When corporate America recognizes that their most valuable employees are on the front-line, they will identify value-based solutions in resource allocation that reflects this. This will allow them to better deploy human assets to match up against needs and minimize turnover, increase employee and customer satisfaction, while presenting the best possible environment for both customers and employees in their stores.

Perry Cheatham
Guest
Perry Cheatham
9 years 28 days ago

The one thing not mentioned is the work environment. I recruit for c-stores. Some of our best employees are the ones who visited our stores and had a ‘fun’ shopping experience and decided that they wanted to come to work for us. In many ways it is our best recruitment tool. We tell people that they should have fun working here and if they don’t then maybe it is not the right job for them. We believe that environment helps us with retention.

We actually track retention and that is the gauge we use to measure how we are doing from year to year. We compare retention to turnover and the graph will show you exactly where your problem stores and management teams are. The ideal situation is a store with high retention/low turnover. And guess what–those are also usually the most profitable stores!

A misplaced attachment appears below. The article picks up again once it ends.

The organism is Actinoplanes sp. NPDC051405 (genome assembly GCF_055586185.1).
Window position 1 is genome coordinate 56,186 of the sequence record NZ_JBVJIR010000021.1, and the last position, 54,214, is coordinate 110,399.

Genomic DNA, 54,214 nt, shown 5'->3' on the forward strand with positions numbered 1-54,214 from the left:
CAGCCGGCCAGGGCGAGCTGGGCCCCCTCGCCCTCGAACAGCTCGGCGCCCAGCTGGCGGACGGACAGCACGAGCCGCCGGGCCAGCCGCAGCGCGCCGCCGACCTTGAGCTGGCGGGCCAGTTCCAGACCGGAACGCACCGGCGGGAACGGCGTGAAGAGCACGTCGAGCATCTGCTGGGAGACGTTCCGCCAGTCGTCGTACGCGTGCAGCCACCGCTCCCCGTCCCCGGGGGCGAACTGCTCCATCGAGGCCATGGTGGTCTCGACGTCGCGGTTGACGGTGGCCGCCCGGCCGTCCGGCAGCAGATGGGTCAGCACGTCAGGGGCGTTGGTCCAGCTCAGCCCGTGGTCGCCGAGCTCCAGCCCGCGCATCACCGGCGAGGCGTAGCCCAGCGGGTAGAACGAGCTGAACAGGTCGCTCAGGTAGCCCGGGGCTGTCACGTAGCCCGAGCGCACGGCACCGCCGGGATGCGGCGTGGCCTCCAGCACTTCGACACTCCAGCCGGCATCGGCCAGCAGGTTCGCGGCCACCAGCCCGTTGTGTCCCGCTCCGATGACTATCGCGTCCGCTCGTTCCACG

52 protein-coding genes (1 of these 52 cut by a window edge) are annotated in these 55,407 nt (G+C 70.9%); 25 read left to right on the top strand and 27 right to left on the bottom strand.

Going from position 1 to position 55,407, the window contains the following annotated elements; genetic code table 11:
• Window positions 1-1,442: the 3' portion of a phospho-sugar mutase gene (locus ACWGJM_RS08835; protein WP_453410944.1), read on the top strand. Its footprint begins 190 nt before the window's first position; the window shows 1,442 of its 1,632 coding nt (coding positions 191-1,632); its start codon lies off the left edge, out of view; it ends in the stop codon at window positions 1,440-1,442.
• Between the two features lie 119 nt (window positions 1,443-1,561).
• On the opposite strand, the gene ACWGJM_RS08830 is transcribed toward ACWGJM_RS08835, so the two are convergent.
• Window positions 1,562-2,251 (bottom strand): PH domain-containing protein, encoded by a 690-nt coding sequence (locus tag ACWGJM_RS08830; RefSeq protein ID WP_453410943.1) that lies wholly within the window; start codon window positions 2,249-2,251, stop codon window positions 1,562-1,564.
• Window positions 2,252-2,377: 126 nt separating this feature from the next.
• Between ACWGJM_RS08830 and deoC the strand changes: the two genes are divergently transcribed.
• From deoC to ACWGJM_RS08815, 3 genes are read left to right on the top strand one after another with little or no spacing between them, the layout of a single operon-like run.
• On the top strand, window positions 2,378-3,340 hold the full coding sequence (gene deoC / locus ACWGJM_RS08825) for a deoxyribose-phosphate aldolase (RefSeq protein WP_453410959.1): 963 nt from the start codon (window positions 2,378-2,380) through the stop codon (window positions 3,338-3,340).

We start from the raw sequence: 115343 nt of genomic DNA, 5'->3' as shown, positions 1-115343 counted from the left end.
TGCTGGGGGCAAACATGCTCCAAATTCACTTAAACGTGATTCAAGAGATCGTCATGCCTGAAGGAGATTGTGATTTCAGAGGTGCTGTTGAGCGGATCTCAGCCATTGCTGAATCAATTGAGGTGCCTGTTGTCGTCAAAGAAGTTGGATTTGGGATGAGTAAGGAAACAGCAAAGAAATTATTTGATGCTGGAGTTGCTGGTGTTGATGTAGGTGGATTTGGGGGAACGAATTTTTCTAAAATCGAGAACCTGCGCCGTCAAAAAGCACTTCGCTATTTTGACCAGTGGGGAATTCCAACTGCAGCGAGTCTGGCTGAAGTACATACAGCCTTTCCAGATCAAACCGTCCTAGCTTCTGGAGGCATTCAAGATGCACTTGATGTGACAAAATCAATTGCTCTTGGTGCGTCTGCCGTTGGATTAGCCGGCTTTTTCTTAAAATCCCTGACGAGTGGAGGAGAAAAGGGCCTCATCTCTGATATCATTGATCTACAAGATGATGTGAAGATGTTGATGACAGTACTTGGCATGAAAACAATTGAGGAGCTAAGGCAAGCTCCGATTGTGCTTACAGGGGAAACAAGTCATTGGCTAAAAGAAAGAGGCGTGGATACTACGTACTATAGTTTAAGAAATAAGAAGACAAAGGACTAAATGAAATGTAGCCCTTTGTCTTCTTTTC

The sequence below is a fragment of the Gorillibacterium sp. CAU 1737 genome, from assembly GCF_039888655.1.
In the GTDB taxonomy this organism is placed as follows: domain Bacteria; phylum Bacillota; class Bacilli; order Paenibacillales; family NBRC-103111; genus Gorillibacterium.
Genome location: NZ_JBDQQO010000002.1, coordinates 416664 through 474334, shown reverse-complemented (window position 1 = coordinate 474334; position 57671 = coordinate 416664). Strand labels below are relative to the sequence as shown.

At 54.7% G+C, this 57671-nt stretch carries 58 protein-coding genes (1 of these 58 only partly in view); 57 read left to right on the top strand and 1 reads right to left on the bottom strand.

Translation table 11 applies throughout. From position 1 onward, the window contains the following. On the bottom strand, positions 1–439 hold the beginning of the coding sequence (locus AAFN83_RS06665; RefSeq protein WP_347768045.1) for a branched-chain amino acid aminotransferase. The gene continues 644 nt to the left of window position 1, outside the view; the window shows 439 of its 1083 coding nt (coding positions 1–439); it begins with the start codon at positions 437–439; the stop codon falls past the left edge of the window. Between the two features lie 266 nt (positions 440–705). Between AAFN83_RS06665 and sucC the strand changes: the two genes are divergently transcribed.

Colleen Lundin
Guest
Colleen Lundin
9 years 27 days ago

Problem is that there is no career path anymore in retail… most retailers are owned by huge, faraway conglomerates and the ‘man on the floor’ knows that he is replaceable because there really isn’t much room for a rise up the corporate ladder unless he/she wants to pull up their stake and move to some faraway city. OK, sure, you can end up ‘floor manager’ someday, but chances are, there isn’t a full time professional position for you regardless of your talent and drive. Might as well look elsewhere for change and a small raise as you have nothing to lose when you get tired of doing the same thing over and over again.

This is all very sad since corporations rarely promote from within anymore and the experience of starting out as mail room clerk or bagger or packer and ending up years later as a fully experienced manager in corporate is not reality as not many companies are locally owned.

Mark Lilien
Guest
9 years 26 days ago

The staff turnover problem in retailing didn’t start 30 years ago. It started around 1941 when the USA started gearing up for the war and folks could find better jobs. Retail companies easily kept staff turnover down during the Great Depression because folks had few better alternatives. Store work has always meant long hours on your feet, dealing with the public, with awfully repetitive menial tasks.

And there ain’t no labor shortage. There’s just a shortage of desperate people anxious to work for the minimum wage. Pay better and you can recruit the cream of the crop, anytime. Just ask The Container Store and Costco. By the way, they’re not employee-owned. They just have high-IQ managements.